Did you know that one of the most important parts of your photo shoot is actually the time that you spend preparing for it? Preparation is crucial for getting the high quality, professional photos that you’re looking for. If you’ve ever completely frozen as the photographer at a photo shoot because you didn’t know what to capture next, then this article is for you!
Mood Boards & Shot Lists
Before every photo shoot, we always create mood boards and shot lists that help us to spark creativity, and have a clear direction for the day of the photo shoot to ensure that we’re going to get the photos that we’re looking for. We find photos from Pinterest, and other churches on Instagram, and we’re constantly saving photos and adding them to our “file of inspiration” whenever we happen to come across them.
Here is an example of my preparation process for a small groups photo shoot that I captured recently. Before reaching out to some people and asking them to participate in a photo shoot, I took some time to research photos of people connecting. Some of my favorite places to go to that spark my creativity for church photoshoots specifically are lightstock.com and unsplash.com.
Once I got around nine photos all portraying different angles, actions, and representations of small groups, I combined them onto one sheet of paper. From there, I saw that a lot of the photos that I had chosen had both Bibles and coffee in them, so I started to make a props list. You can then write out your specific shot list ideas underneath the grouping of your photos that you collected. We recommend actually printing out these images and shot lists and taking them with you to your shoot so that you can reference them, especially as you’re just starting out!
I then take my mood boards and shot lists to the next level and I write out WHERE I will be taking each set of photos. For this small groups photo shoot in particular, I had a different mood board and shot list for a men’s ministry photo shoot, a women’s ministry photo shoot, and a small group photo shoot. Under each of the shot list items, I listed a LOCATION that I would take those actions/poses/shots of the people I was photographing.
For each group, I started the photo shoot in a “living room” setting with Bibles and coffee. The next location I chose was a brick wall in the church cafe with people fellowshipping and reading their Bibles together. The third location I chose was in front of a reclaimed wood wall that showed conversational and interactive photos. I made sure they were varied with some standing and some sitting on the sofas. The final location that I chose was outside against a neutral colored wall to show people interacting “outside” of the church, and to get some natural light photos.
Show Up To Your Photo Shoot With Confidence
Now all of the hard work has already been thought through! You have your inspiration mood board photos, your shot list, AND you know where you’re going to be taking the shots so that you can direct people with confidence and ease! For the above photo shoot, I directed 2 videographers, 2 photographers, and 24 people that were in the photographs in under an hour. I budgeted 20 minutes for each of the three sessions, I had 4 locations for each group so I budgeted 4 minutes for each of the locations, and 1 minute for walking time between each location. The three sessions flowed smoothly and with ease all because I came with a PLAN. I actually had a blast, and I wasn’t nervous about freezing or not knowing what to tell people to do for the photos. If you ever get stuck and can’t find the words to communicate to the people you’re taking photos of what they should do next, you can actually SHOW people a specific photo on your mood board that you’re trying to recreate! We recommend that you keep your subjects MOVING, and to continually encourage them about how great they look as you’re taking photos of them. The more you talk to them, interact with them, and make them feel at home, the more they’ll smile for you!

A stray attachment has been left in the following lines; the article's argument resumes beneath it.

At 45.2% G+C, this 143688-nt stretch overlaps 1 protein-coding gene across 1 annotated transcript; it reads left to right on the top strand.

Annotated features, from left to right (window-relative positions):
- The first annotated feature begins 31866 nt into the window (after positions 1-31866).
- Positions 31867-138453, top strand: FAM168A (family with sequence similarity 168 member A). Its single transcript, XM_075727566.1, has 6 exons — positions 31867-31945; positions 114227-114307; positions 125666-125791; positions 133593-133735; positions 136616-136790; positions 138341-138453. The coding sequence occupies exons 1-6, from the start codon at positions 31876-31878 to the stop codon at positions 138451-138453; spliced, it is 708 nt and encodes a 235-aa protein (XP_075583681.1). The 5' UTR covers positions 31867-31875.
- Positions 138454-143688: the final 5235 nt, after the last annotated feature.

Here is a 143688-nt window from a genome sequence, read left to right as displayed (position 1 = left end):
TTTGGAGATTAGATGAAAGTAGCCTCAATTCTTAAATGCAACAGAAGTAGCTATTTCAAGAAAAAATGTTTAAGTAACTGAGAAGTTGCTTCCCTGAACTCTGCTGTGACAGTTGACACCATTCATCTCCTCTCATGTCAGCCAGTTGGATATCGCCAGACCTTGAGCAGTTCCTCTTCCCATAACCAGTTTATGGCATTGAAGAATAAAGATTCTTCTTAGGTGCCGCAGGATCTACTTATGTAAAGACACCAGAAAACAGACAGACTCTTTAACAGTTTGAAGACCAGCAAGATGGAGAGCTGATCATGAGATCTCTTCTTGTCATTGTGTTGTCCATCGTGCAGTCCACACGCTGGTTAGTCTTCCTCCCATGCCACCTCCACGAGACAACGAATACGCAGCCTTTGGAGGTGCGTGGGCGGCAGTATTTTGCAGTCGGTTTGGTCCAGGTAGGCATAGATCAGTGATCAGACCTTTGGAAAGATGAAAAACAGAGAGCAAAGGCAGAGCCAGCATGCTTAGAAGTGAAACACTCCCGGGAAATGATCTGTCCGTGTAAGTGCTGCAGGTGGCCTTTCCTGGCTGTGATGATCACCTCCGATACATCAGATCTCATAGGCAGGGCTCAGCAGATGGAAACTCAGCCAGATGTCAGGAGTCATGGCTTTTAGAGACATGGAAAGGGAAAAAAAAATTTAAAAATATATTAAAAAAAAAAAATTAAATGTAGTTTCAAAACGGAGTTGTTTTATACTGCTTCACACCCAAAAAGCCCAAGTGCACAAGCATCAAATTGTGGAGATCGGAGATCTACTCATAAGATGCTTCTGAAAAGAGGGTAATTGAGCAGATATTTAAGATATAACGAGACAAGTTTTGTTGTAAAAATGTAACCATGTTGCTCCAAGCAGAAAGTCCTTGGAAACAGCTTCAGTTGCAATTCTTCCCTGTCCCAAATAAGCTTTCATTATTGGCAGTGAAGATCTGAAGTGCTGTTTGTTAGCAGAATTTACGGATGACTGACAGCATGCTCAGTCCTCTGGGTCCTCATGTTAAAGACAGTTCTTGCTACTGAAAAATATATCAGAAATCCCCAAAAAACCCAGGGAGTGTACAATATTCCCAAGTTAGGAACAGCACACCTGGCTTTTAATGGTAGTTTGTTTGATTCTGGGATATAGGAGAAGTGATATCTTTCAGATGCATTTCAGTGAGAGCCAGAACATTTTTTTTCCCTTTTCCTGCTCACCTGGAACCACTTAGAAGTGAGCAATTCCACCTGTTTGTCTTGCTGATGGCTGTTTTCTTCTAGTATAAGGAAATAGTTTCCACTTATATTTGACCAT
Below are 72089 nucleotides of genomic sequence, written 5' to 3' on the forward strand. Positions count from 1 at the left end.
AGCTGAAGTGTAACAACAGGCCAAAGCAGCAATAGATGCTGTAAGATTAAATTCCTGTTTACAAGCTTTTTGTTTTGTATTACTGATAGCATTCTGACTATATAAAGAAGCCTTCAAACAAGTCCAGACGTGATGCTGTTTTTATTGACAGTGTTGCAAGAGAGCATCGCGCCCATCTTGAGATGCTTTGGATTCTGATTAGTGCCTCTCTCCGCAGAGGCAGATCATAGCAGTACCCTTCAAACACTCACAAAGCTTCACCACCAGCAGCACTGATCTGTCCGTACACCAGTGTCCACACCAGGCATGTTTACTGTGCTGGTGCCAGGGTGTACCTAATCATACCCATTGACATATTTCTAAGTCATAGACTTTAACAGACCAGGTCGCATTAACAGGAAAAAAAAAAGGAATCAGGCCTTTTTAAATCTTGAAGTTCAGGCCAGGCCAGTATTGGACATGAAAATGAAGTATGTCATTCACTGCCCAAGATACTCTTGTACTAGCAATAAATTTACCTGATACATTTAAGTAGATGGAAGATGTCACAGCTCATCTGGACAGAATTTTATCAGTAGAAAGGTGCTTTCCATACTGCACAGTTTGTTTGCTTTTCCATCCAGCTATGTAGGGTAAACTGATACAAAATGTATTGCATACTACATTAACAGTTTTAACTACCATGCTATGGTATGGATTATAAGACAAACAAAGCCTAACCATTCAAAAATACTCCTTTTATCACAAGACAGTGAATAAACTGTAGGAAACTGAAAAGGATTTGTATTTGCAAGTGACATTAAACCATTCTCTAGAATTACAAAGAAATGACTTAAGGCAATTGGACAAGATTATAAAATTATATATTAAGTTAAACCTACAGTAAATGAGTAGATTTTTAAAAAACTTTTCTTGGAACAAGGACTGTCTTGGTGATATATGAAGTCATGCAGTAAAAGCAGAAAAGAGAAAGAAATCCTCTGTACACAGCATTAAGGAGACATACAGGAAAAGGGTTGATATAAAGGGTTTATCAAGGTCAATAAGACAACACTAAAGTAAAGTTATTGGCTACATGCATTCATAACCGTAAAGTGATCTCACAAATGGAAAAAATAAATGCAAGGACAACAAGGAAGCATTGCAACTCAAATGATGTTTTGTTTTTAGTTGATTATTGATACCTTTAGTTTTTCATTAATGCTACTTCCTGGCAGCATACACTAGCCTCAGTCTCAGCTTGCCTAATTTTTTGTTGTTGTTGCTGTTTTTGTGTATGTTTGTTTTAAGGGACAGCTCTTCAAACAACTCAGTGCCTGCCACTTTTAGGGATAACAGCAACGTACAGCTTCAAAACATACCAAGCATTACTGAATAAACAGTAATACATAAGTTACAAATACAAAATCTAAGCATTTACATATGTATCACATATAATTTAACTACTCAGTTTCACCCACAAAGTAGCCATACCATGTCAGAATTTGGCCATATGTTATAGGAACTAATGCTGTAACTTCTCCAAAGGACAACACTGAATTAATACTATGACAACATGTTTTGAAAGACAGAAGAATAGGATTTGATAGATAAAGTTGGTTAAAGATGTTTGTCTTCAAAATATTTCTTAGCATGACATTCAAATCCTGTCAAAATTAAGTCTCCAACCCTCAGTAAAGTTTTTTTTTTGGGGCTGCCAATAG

You can apply these principles to any type of photo shoot that you’re wanting to do for your weekend services! We recommend thinking through capturing photos of your volunteer teams, Kids Ministry, Small Groups, Women’s Ministry, Men’s Ministry, Youth Ministry, and people connecting together!
The Heart Behind It All
As we highlighted in our article, A Beginner’s Guide to Church Photography Series, ultimately, the heart behind capturing photos of the life of your church is to strengthen your church’s community, and also to draw others in who aren’t a part of a community yet, or don’t yet know the love of Jesus. When you’re taking photos of your church, you’re helping preserve the legacy of all of the great works that God has done in your church’s ministry, you’re honoring people and the leaders of the church, and you’re helping to create an online community where people can feel the emotion of the photos you are taking and connect with the church. Photography is such a powerful tool to use to show honor and capture legacy.
And guess what?! To help you get started we’ve included a FREE photography team shot list downloadable PDF that you can use as inspiration for the images that you want to capture of your church in our Church Media Toolkit. In our next article in our photography series, we’re going to teach you how you can make your own shot lists and mood boards!
Looking for more photography resources? Visit our photography resource page for a complete list of all of the gear and software we use for shooting and editing. Happy picture taking! 📷
CHURCH PHOTOGRAPHY SERIES:
(links will be updated when released)
A Beginners Guide to Church Photography
A Guide to Staging the Shots You’re Looking
Preparing for a Weekend Service Photoshoot
Capturing Candid Moments
Overview of Photography Basics in Manual Mode
A Guide to Editing Compelling Images